Go and Do What Scares You

Oh the things we fear… As a little boy, I feared darkness. Having to go out in the middle of the night when nature called, since I lived on an island until I was 7, was always a very scary thing to do. When I was about 11, and we had already moved into a city, I used to sleep outside on a hammock in the patio. One night I woke up and tried to crawl out of my blanket to go inside the house to use the bathroom. What I saw on the wall of my house left me paralyzed with fear — a big, dark, shadowy figure, moving slowly up the wall, ready to jump at me.

I immediately covered myself, in panic, waiting for the kill. Then, for some reason, I was clear-headed and decided I had to fight. I got rid of the blanket and was ready to defend myself. Except, I didn’t have to — the shadowy figure was a kitty cat! Yes, my neighbor’s cat, going to and from on the wall that separated our properties. The street light in front of our houses projected a distorted silhouette against the wall. That was the “monster” ready to devour me!

I have never forgotten that story. And the reason I remember it? That was the night I got cured from my fear of the dark. Somehow, I decided to face my fear and realized that it was only an imaginary one after all. What a big lesson for an 11-year-old! And that lesson keeps on teaching —  most of my fears, most of our fears, are mythological, unrealized figments of our imagination. Get this: after 9-11, they did a study in NYC and found that the thing people fear the most there is being bitten by a snake. Get out!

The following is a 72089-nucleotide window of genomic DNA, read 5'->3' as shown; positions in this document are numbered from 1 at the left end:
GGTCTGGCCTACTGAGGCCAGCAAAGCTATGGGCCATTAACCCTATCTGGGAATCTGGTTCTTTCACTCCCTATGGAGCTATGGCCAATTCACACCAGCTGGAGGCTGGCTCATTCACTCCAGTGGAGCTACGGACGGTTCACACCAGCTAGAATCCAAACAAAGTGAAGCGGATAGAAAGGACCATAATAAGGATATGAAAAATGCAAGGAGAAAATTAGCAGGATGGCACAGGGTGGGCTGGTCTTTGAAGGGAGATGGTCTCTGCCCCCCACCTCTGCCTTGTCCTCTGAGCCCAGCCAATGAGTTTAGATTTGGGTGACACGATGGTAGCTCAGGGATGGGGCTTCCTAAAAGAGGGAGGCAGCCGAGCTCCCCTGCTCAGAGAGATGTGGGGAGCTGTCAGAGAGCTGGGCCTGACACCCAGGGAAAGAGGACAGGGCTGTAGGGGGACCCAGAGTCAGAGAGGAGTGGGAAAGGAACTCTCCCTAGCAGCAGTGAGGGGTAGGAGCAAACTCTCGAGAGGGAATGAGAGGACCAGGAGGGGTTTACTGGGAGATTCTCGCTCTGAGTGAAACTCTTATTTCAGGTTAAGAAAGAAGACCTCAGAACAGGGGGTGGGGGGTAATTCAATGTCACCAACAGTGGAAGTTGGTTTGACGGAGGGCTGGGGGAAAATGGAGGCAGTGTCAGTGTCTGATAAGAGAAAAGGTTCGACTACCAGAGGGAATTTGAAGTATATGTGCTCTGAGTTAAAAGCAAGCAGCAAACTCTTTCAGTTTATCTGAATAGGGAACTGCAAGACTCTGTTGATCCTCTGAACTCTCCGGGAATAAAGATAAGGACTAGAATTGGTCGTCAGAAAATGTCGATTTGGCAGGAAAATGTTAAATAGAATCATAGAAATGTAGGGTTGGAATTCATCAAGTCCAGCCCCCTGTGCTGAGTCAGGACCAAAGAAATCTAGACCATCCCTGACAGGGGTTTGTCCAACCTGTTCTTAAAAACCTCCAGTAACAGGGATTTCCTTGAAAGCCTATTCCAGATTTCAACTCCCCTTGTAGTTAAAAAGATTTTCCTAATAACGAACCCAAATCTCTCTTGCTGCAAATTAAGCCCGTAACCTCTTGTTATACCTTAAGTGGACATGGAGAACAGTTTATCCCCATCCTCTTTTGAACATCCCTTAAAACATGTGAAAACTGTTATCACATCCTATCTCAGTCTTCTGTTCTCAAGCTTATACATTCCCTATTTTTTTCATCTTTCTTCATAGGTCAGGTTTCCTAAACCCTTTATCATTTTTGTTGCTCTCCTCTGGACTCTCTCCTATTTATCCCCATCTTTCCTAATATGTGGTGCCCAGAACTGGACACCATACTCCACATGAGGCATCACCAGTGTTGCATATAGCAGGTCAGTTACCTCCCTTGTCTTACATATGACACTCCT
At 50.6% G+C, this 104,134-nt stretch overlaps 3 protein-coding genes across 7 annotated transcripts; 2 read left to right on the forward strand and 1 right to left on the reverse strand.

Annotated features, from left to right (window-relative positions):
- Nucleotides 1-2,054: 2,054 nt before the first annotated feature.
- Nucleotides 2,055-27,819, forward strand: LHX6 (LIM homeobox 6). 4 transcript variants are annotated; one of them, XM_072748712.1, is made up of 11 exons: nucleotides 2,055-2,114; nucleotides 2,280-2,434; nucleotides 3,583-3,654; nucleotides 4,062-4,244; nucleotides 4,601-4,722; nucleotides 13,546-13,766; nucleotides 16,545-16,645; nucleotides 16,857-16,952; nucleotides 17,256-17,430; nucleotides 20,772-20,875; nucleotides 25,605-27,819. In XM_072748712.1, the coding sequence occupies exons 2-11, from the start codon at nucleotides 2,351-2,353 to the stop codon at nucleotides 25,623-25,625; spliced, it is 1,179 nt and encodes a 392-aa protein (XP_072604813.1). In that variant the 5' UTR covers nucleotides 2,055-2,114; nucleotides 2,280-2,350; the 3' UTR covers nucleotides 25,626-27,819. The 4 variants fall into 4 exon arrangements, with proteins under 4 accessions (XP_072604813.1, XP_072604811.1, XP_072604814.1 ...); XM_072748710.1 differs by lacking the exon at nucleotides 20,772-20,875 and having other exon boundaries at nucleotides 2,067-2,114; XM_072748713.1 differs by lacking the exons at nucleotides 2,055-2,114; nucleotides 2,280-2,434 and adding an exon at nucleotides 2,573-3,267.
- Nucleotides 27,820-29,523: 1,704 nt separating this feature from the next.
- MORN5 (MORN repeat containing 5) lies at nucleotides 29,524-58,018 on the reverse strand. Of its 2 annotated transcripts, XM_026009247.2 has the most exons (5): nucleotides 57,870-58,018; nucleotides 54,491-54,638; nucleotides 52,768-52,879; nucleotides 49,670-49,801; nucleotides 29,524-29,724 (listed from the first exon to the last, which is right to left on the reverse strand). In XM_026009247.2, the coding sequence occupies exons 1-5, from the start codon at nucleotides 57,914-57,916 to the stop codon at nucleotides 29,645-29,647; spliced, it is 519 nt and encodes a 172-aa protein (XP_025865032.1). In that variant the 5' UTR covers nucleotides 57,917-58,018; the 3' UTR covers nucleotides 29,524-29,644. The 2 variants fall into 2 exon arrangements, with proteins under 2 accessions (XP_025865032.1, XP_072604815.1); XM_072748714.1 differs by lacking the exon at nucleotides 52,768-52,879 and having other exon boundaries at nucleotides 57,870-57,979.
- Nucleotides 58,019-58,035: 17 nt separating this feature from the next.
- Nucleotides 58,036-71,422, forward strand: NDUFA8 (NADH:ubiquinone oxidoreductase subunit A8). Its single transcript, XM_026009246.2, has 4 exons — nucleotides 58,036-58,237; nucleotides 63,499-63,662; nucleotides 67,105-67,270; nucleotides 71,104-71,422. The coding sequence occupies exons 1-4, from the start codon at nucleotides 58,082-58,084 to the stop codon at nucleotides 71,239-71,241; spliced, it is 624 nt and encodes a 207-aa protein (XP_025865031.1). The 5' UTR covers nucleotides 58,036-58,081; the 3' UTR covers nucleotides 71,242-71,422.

Life insurance companies prey on our fears. Employers prey on our fears. “Friends” prey on our fears. The devil preys on our fears. If we are not careful, we become victims of our own fiction. Like a scared 11-year-old in the middle of the night, we can end up believing in a monster that does not exist in the real world.

There is no better way to kill the fiction than to step into our fears. Jay Milbrandt, in his book Go and Do (remember, every time you buy a copy on Amazon you are helping G.R.O.W. rescue more at-risk children in SE Asia), which I have written about here, talks about facing our fears. There is a chapter filled with suggestive subtitles such as “Do What Scares You,” “Fear Draws Us Closer to God,” “Learning to Live Dangerously.” Or, as another friend says, “If you are not living on the edge, you are taking too much space.”

Jay recommends that every day we do one little thing scares us. Some examples could be talking to a total stranger or eating a raw egg (my examples). This, of course, is not an invitation to live irresponsibly or godlessly. It is rather a resolve not to conform to the mold, not to settle for the mundane, the boring, the uninspiring. A little scary thing here, another one there, and before you know it, you’re daring to do what you thought was impossible.

So I read that chapter today, got my bike gear and rode to work. It’s dark out there now and it might be raining soon. I am rushing so I can get home before I get soaked by the rain, but if I get soaked, it will be fun.

I love these words out of the Apostle John’s pen: “There is no fear in love. But perfect love drives out fear, because fear has to do with punishment. The one who fears is not made perfect in love.”

Happy dangers!

Ivanildo C. Trindade